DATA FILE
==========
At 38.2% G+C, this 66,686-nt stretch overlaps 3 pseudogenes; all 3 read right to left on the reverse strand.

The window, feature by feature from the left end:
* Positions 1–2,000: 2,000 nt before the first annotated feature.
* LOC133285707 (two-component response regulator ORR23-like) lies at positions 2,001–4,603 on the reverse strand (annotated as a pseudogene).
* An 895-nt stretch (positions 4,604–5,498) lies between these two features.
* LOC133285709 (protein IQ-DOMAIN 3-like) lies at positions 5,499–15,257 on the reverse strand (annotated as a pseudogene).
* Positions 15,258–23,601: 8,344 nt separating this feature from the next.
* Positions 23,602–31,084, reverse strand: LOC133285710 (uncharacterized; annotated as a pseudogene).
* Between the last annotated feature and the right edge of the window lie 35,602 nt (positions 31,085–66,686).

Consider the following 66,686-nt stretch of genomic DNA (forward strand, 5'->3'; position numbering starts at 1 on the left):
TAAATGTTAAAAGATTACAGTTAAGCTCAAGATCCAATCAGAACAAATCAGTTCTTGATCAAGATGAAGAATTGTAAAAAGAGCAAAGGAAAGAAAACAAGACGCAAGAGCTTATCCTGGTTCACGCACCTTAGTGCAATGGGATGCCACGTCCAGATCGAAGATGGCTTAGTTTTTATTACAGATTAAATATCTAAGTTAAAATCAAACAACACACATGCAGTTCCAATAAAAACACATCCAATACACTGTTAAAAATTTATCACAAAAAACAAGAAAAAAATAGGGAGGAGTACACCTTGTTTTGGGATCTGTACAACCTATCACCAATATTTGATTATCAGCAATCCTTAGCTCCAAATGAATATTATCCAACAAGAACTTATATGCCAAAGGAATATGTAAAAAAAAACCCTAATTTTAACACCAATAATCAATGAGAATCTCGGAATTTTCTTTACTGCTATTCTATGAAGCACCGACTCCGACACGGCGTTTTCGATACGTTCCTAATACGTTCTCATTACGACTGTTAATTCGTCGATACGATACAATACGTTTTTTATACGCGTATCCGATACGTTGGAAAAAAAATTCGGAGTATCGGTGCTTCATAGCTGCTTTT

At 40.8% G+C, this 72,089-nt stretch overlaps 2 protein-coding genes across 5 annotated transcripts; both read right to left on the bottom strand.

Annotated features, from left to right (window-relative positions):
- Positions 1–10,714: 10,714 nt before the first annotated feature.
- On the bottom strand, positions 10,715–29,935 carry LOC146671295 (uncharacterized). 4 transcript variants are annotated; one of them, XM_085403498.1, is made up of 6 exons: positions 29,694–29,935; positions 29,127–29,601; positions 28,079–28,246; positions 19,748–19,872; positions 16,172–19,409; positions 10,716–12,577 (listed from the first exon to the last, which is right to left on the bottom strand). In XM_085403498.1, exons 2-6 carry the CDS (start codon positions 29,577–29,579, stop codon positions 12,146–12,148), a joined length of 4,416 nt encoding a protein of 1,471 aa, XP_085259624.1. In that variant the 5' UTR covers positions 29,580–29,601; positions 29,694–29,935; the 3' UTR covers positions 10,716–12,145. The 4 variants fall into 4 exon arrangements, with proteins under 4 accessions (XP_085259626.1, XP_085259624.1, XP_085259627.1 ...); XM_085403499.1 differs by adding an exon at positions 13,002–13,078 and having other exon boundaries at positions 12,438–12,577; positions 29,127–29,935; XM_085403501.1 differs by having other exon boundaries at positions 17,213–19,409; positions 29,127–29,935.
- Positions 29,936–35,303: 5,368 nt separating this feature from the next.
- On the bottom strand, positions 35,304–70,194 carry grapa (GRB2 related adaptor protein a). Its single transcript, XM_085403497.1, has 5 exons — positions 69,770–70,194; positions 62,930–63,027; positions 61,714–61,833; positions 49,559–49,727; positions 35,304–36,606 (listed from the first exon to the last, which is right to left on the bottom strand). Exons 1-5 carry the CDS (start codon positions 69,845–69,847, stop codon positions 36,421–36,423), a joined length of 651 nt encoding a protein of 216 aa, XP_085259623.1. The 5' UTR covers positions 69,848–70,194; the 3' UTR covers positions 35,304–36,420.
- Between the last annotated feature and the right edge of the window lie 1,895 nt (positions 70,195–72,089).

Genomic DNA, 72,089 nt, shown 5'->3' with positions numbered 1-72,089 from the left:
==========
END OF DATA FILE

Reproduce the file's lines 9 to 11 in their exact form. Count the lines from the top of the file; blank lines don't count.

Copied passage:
* Between the last annotated feature and the right edge of the window lie 35,602 nt (positions 31,085–66,686).

Consider the following 66,686-nt stretch of genomic DNA (forward strand, 5'->3'; position numbering starts at 1 on the left):
TAAATGTTAAAAGATTACAGTTAAGCTCAAGATCCAATCAGAACAAATCAGTTCTTGATCAAGATGAAGAATTGTAAAAAGAGCAAAGGAAAGAAAACAAGACGCAAGAGCTTATCCTGGTTCACGCACCTTAGTGCAATGGGATGCCACGTCCAGATCGAAGATGGCTTAGTTTTTATTACAGATTAAATATCTAAGTTAAAATCAAACAACACACATGCAGTTCCAATAAAAACACATCCAATACACTGTTAAAAATTTATCACAAAAAACAAGAAAAAAATAGGGAGGAGTACACCTTGTTTTGGGATCTGTACAACCTATCACCAATATTTGATTATCAGCAATCCTTAGCTCCAAATGAATATTATCCAACAAGAACTTATATGCCAAAGGAATATGTAAAAAAAAACCCTAATTTTAACACCAATAATCAATGAGAATCTCGGAATTTTCTTTACTGCTATTCTATGAAGCACCGACTCCGACACGGCGTTTTCGATACGTTCCTAATACGTTCTCATTACGACTGTTAATTCGTCGATACGATACAATACGTTTTTTATACGCGTATCCGATACGTTGGAAAAAAAATTCGGAGTATCGGTGCTTCATAGCTGCTTTT